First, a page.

It’s not just terrorist incitement and hate speech: social media users can also find detailed bomb-making instructions and how-to videos on Facebook and YouTube, according to a new investigation by The Times of the UK, which reports that in at least some cases these videos have remained online even after being flagged.
The Times investigation comes just days after a suicide bomber killed 22 people at a pop concert in Manchester, UK, prompting a new round of scrutiny and criticism directed at social media platforms.
The bomb-making guides included instructions on how to build deadly explosives including nail bombs and devices incorporating ricin, a highly toxic chemical agent derived from castor beans.
In one case The Times found and reported a Facebook page advocating jihad, hosted by a masked Islamist extremist, which offered bomb-making instructions – but Facebook declined to remove it, saying it had not violated the social network’s “community standards.”
It’s not just Facebook, as the same investigation turned up dozens of bomb-making videos on YouTube, including a 22-minute video which provided “step-by-step” instructions on how to build a bomb using the chemical acetone peroxide as the explosive and ball bearings for shrapnel; terrorists used the same chemical in bombs detonated in Paris in 2016 and Brussels in 2016.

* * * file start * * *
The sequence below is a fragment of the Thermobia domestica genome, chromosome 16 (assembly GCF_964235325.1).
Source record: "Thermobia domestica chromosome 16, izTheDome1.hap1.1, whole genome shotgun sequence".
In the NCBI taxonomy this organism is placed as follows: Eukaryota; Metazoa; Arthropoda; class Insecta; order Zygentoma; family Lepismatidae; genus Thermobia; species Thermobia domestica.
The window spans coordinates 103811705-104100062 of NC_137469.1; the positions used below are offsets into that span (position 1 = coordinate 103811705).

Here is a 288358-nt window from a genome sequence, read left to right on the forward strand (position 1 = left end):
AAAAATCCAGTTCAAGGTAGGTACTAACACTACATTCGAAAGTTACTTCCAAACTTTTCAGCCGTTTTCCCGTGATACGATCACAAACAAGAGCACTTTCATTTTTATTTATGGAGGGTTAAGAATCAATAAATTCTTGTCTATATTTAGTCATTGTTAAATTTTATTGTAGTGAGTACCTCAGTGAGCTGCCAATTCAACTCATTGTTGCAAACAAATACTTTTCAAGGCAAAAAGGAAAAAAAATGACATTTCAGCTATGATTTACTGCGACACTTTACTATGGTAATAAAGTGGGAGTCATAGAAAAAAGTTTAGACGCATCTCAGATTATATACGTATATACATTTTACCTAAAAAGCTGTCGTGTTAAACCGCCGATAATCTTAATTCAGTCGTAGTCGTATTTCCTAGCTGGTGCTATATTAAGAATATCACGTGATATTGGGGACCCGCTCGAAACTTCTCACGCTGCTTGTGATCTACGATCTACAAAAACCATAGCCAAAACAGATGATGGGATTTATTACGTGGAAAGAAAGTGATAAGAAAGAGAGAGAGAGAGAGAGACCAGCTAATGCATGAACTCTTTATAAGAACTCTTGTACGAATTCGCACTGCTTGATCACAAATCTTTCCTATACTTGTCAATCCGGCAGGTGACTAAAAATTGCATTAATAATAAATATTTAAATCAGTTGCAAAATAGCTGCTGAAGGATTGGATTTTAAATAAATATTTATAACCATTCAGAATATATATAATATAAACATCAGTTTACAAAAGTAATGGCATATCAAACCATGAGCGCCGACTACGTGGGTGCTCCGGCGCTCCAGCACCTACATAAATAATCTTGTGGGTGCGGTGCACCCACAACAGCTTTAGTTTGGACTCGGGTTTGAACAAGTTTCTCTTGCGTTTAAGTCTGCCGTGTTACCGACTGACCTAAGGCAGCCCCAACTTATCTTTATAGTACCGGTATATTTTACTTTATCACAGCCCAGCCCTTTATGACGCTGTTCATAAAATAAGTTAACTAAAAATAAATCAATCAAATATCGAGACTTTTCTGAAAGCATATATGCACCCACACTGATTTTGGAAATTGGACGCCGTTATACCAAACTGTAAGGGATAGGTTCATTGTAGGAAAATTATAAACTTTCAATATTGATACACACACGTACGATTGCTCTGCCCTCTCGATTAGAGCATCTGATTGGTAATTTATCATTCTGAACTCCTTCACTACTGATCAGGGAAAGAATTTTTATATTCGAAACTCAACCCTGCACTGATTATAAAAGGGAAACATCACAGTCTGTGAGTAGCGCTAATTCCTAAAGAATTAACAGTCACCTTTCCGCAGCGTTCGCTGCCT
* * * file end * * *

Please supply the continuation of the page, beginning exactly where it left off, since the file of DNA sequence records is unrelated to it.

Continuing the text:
The findings of The Times’ investigation are sure to stir controversy, coming as the UK and other national governments raise the pressure on social media companies to do more to combat violent extremist messages on their platforms.
Also this week, the British government demanded that security services receive access to encrypted messages sent on social media to facilitate their counter-terrorism efforts.
Following a previous Islamist terrorist attack which killed five people in London in March, it was revealed that the assailant, Khalid Masood, used social messaging app WhatsApp just before starting his attack.
Parliament is considering legislation that will force social media companies like Facebook, owner of WhatsApp, to provide de-encrypted access on demand.As noted in a previous post, European Union officials are readying a crackdown on illicit content on platforms like Facebook, Twitter, and YouTube, including hate speech and terrorist incitement.
This requirement, part of a revision of the EU’s existing Audiovisual Media Services Directive first issued last year, would apply only to posted videos, not live streaming content.